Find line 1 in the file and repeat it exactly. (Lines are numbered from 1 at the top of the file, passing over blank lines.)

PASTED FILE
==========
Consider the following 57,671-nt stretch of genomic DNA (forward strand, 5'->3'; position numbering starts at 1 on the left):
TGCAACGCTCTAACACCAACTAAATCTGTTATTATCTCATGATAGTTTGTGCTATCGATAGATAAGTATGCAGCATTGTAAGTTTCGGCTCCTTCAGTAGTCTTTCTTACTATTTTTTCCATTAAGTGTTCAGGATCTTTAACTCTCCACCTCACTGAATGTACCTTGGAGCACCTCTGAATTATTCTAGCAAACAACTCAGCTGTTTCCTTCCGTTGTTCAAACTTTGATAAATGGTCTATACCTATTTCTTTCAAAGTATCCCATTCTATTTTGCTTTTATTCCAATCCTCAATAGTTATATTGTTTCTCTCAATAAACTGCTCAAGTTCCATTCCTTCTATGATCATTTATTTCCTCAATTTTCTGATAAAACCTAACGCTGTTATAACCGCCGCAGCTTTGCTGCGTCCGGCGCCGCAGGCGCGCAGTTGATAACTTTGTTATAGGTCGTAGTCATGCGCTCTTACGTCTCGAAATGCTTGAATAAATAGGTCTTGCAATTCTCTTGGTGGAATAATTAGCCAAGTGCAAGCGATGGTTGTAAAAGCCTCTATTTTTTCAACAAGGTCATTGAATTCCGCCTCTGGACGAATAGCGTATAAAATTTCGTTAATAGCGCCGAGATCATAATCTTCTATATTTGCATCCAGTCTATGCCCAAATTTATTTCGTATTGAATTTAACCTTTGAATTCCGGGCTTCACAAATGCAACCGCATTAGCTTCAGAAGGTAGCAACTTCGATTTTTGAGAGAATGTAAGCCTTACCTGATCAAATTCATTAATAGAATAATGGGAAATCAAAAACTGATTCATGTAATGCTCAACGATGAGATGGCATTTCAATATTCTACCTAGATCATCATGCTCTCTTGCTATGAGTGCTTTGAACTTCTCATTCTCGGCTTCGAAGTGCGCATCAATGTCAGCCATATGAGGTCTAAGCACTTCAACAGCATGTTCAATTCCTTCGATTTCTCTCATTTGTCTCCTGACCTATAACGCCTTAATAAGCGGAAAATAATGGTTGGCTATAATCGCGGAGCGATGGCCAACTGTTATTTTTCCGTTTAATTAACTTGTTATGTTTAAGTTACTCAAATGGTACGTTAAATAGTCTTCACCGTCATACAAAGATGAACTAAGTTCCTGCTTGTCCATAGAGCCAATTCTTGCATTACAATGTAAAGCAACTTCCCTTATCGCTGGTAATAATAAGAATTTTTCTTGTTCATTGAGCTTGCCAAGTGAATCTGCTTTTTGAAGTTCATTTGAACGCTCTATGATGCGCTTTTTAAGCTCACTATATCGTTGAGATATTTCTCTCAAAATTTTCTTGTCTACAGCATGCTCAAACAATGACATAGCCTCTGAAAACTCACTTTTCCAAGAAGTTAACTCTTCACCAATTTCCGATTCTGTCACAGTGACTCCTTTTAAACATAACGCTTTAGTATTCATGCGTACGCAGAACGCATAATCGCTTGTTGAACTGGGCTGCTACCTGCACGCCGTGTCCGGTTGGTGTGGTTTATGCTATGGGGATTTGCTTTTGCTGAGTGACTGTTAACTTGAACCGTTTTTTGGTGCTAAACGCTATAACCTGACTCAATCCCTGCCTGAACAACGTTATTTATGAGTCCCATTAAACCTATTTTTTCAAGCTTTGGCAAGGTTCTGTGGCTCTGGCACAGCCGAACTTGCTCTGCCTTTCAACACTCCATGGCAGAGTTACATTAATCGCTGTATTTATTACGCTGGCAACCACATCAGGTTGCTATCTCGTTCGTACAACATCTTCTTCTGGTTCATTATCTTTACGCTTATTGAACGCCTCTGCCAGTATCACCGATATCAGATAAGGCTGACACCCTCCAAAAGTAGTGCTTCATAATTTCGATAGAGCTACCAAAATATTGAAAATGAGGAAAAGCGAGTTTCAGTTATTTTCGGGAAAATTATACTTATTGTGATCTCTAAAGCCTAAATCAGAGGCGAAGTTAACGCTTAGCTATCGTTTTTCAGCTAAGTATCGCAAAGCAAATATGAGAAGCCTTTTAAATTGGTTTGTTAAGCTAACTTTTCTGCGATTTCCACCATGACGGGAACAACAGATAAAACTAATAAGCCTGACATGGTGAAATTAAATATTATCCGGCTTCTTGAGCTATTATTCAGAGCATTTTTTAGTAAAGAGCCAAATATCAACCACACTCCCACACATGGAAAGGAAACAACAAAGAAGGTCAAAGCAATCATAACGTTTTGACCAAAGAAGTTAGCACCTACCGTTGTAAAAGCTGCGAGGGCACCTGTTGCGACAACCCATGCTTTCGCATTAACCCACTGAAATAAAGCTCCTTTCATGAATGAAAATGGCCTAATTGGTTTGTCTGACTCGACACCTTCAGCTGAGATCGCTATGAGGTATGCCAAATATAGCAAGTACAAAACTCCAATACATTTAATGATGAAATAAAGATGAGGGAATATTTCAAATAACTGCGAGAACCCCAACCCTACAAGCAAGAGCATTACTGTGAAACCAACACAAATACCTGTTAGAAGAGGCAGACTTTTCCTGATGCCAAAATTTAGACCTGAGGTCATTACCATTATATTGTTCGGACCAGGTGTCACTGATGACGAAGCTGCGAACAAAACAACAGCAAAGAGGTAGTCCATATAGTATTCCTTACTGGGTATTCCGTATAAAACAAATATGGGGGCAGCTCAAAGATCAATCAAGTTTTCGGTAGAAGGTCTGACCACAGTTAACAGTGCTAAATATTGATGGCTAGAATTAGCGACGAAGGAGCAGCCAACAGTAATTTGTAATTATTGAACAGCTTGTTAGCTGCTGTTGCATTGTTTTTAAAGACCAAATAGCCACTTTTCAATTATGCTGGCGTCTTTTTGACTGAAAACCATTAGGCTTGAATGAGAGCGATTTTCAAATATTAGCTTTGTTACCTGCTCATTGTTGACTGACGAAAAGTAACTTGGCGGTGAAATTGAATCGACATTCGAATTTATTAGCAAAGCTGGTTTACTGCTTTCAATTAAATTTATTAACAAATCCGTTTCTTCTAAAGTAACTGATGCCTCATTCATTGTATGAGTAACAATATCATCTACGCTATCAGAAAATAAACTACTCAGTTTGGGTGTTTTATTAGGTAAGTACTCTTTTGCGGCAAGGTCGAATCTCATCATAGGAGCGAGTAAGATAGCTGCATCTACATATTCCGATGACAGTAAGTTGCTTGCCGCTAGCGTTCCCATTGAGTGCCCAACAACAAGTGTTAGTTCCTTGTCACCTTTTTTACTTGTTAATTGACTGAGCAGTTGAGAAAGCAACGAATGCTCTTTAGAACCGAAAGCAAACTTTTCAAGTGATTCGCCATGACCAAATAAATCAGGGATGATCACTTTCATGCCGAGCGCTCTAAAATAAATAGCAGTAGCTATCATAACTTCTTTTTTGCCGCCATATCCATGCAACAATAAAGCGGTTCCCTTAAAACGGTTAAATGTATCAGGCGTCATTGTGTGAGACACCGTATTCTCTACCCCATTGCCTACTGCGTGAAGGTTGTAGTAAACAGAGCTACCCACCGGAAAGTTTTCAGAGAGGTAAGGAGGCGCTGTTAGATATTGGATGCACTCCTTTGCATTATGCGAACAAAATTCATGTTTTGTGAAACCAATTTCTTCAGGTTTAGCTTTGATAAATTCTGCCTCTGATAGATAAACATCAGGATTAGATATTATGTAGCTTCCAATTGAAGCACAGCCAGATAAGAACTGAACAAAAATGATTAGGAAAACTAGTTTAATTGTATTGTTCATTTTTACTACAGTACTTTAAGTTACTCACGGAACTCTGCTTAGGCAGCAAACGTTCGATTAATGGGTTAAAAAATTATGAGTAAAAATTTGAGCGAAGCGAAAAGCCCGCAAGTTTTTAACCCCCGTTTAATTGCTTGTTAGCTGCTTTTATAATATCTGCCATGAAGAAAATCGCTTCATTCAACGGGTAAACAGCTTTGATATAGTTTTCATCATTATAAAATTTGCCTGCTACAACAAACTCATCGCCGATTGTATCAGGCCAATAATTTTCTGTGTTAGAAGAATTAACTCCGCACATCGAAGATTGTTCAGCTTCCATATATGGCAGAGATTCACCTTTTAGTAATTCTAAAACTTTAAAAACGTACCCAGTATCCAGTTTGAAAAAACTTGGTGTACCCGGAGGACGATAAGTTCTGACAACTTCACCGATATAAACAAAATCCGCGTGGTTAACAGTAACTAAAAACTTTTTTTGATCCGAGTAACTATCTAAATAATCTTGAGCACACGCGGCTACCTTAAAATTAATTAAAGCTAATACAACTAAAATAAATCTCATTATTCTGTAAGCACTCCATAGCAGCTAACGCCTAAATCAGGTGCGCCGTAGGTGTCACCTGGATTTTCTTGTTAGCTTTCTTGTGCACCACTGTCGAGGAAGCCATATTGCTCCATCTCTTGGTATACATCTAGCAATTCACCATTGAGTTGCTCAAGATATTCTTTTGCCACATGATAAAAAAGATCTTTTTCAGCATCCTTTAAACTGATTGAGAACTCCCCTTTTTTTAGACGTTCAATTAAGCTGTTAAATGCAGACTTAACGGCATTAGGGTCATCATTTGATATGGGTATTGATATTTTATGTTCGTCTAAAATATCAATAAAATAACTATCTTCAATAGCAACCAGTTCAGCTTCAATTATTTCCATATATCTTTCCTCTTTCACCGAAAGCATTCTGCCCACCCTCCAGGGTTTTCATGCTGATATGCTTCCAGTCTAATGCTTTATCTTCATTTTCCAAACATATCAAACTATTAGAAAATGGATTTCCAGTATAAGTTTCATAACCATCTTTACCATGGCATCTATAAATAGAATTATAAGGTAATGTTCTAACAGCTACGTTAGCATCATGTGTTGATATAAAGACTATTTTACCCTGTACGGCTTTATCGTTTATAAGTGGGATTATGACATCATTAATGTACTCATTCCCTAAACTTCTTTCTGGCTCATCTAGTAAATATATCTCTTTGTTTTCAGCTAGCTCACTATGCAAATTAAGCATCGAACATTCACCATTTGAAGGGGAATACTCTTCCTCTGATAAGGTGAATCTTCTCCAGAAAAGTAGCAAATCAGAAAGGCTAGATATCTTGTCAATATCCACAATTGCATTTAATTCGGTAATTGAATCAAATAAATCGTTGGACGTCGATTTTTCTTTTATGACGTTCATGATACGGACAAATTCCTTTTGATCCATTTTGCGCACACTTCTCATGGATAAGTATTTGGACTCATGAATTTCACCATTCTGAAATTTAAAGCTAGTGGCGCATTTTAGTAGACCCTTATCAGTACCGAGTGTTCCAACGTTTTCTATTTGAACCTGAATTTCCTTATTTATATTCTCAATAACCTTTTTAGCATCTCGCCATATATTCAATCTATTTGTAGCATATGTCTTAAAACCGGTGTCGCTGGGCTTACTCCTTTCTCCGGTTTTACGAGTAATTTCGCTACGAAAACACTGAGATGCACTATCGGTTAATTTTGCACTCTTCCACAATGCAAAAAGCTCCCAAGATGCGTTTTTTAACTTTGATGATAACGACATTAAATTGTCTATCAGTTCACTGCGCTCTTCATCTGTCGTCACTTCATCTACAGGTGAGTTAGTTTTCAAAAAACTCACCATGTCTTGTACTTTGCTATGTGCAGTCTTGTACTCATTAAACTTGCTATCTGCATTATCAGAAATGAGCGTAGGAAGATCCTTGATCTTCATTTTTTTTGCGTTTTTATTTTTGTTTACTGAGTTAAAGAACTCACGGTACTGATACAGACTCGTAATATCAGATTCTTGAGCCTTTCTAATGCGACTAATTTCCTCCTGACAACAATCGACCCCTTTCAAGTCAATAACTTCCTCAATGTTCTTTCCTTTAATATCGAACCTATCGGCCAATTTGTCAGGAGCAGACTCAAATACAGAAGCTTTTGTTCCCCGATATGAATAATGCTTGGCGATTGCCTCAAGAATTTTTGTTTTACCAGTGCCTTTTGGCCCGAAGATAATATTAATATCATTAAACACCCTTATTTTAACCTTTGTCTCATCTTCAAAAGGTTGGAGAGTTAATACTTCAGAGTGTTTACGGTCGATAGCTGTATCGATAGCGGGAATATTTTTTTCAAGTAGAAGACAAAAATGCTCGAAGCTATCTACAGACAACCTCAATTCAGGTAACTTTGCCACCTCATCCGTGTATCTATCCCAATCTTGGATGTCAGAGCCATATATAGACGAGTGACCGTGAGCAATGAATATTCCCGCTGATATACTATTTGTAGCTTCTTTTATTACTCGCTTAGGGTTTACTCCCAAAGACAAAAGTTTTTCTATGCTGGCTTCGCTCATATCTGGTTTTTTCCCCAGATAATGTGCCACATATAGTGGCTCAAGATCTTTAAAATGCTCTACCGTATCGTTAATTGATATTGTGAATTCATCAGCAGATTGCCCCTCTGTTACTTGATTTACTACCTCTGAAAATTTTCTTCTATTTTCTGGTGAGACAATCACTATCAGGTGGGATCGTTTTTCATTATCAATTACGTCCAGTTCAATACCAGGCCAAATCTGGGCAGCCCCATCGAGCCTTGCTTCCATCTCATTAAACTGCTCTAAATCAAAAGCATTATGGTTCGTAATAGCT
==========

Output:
Consider the following 57,671-nt stretch of genomic DNA (forward strand, 5'->3'; position numbering starts at 1 on the left):